User research, prototyping, concept testing, user testing
The goals of this project were largely for personal growth. After designing at several B2B startups, I was often isolated from users and relied on designing with assumptions.
The primary goals of this project were to test my assumptions by speaking to users when it made sense to inform my interaction design decisions.
Throughout the project, I spoke to users at three stages of the design process: facilitating user research, concept testing with low-fidelity wireframes, and usability testing with medium-fidelity prototypes.
The outcome was three iterations of the feature.
I enjoy finding new music to listen to. For instance, when an artist releases a new album or a friend recommends an interesting track.
However, I’m not always in the mood to listen to something new. There are days I’d rather have Taylor Swift on repeat than listen to the new Black Country, New Road with 4298 experimental sounds.
So now I have to record the name of the album and its artist with the intention of listening to it later.
Save music you intend to listen to into a 'Listen later' list. Organize this music into categories.
Search and filter from music saved into ‘Listen later’ to rediscover music that fits your current mood and interested genres.
Motivate users to listen to saved music with a visual representation of listening progress.
Not everyone listens to music the same way. Let’s define our user as a music connoisseur.
These are users who actively search for new music to listen. The goal of a music connoisseur is to experiment. This means listening to music from a variety of artists or genres.
Popular music streaming apps such as Spotify are great at supporting playlist creation; however, the primary purpose of a playlist is to contain music the user is already familiar with.
As a result, users must find workarounds to keep track of music they intend to listen to. The easiest workaround is to create one long list. Workarounds imply that music streaming apps currently do not fulfill user needs.
The current experience is not robust enough to support the scale and variety of music our users intend to listen to. The goal of our users is to experiment. This means a typical list of music for our users will a) be extensive and b) have a lot of variety.
The current experience is overwhelming. As users continue to add music to their list, it increases in scale and becomes increasingly difficult to decide what music to listen to.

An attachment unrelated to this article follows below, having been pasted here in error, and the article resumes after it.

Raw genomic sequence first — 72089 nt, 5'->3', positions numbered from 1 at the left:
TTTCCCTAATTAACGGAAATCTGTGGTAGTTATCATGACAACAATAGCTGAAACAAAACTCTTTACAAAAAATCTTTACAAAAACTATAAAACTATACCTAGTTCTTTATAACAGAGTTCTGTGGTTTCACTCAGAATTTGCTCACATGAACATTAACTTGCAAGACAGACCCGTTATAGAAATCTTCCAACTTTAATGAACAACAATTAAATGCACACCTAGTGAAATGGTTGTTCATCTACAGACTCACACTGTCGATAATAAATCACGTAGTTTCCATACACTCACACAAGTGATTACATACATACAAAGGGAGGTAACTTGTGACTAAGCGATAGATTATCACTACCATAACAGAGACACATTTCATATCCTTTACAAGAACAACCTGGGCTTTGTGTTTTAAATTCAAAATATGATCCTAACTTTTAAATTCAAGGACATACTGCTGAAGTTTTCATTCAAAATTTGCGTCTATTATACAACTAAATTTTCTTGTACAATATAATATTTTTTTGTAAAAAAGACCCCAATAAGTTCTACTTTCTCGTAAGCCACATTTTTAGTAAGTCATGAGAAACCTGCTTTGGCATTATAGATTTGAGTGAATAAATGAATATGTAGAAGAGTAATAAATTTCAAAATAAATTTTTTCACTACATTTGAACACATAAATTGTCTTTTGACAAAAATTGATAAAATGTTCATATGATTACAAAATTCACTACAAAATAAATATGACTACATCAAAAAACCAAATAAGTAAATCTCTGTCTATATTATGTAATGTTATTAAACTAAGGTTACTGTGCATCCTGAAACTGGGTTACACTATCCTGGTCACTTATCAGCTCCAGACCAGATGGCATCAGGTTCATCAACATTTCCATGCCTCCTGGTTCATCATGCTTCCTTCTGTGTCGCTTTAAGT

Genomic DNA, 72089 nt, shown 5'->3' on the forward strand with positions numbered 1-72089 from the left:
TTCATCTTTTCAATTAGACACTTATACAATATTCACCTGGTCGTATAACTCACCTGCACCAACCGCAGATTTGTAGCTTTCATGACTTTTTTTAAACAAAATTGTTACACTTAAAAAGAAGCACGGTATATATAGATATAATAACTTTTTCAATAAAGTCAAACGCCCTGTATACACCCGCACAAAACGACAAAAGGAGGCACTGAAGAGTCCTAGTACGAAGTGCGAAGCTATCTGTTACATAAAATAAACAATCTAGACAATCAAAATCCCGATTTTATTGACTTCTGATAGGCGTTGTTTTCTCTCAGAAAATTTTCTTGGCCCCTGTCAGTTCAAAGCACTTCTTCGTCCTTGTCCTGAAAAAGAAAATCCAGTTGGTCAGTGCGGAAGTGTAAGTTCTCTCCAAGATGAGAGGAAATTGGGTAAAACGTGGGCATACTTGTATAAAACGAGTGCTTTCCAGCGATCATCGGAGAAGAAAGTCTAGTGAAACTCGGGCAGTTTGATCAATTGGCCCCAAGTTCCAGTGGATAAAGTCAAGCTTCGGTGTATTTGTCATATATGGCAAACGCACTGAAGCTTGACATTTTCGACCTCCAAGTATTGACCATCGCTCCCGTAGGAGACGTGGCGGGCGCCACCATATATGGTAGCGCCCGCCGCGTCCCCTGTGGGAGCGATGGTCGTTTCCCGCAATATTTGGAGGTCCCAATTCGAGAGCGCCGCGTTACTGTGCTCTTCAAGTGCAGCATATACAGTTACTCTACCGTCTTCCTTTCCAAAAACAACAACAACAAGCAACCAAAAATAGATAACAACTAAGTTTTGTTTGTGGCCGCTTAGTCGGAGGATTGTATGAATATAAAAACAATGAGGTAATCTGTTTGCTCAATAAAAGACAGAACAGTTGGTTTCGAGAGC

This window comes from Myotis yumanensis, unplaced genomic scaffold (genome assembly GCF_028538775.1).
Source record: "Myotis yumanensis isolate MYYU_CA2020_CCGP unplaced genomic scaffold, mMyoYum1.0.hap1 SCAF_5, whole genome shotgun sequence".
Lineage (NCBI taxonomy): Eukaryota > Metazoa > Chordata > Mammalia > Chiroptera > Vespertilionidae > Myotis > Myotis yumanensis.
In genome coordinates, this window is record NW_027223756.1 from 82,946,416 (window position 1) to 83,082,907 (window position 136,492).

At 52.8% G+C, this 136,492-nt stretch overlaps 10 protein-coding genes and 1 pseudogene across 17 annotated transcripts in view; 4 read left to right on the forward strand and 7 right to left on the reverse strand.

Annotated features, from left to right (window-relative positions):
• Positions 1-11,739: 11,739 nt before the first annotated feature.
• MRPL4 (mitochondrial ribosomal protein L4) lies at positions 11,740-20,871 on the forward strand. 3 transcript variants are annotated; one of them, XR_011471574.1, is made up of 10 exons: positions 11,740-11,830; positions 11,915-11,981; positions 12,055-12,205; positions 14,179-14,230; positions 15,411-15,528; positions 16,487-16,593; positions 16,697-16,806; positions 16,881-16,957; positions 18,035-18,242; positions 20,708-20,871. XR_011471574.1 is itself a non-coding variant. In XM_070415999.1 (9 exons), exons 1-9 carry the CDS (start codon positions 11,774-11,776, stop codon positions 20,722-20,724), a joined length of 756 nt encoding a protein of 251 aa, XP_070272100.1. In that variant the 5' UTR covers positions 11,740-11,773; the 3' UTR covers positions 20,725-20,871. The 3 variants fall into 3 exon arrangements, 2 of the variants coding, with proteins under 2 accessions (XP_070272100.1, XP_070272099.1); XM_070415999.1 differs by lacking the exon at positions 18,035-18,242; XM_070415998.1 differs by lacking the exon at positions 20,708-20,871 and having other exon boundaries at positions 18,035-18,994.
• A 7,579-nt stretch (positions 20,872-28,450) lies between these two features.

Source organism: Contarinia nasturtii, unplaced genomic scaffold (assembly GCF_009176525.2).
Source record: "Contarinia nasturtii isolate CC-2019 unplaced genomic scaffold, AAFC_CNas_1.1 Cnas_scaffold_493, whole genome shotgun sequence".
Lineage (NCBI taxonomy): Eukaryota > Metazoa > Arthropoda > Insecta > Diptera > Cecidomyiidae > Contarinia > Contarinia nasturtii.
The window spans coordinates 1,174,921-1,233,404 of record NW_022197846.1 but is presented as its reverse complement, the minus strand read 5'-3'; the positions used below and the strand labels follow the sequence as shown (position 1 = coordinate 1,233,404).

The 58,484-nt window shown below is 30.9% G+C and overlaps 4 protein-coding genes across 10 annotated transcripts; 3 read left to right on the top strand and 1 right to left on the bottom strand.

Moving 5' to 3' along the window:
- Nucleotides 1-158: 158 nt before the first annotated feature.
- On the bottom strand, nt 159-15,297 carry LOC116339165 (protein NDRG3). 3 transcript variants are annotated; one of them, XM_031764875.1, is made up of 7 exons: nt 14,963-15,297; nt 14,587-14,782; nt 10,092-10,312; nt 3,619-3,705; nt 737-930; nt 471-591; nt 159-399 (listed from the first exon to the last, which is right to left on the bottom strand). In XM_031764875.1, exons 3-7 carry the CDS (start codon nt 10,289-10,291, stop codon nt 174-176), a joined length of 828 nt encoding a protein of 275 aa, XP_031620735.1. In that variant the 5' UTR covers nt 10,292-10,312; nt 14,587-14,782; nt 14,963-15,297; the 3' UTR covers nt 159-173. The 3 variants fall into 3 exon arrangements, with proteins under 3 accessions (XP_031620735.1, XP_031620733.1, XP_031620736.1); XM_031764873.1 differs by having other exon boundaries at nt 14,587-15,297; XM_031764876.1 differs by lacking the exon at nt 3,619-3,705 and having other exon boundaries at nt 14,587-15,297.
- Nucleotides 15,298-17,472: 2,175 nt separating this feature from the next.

The current experience is demotivating. Experimenting with music is requires active and intentional listening, It is easier to listen to music that the user is already familiar with. Staring at one long to-do list is dejecting.
I used user stories to ideate on the research insights.
Users use album covers to decide what to listen to
What a user wants to listen to is dependent on their mood
Users want to organize music into categories but the categories themselves vary all the time (can be by genre, mood, artist, etc.)
Increase the card size of albums
Add search & filter by mood functionality
Create a robust organization system by letting users categorize their own music
Progress tracking language is confusing, which makes progress difficult to interpret
Users are unsure what to expect when tracks are shuffled — i.e. what order would they play in?
Redesign progress tracking with more explicit language
Provide visual feedback to user when they tap ‘Shuffle play’
Tabs were used with explicit in progress, not started, and listened labels.
A queue was added to provide visual feedback and let the user know what order tracks would be played when ‘Shuffle play’ was tapped.
When users make categories, it is important to be able to add both albums and individual tracks. Robust organization systems for users would accommodate both.
Albums and tracks differed in appearances, which created some visual imbalance. A toggle was added so users can list albums as a group of tracks or track-by-track, which helped with visual imbalance.
From a branding perspective, the language for “category” also needed some refining. A few options were explored.
How many hours do users listen to new music?
How diverse are the genres and artists users to?
How can we group music by mood?
What kind of user listening data can we collect?
When I was designing my second iteration of prototypes, I had no idea that there would be more iterations. I thought I was moving into high-fidelity prototyping but in the end, this iteration was definitely more medium fidelity. I learned to trust the process and really felt that user testing was what challenged my craft and interaction design skills. Without it, I would have stopped after my second iteration with an end product that was less refined.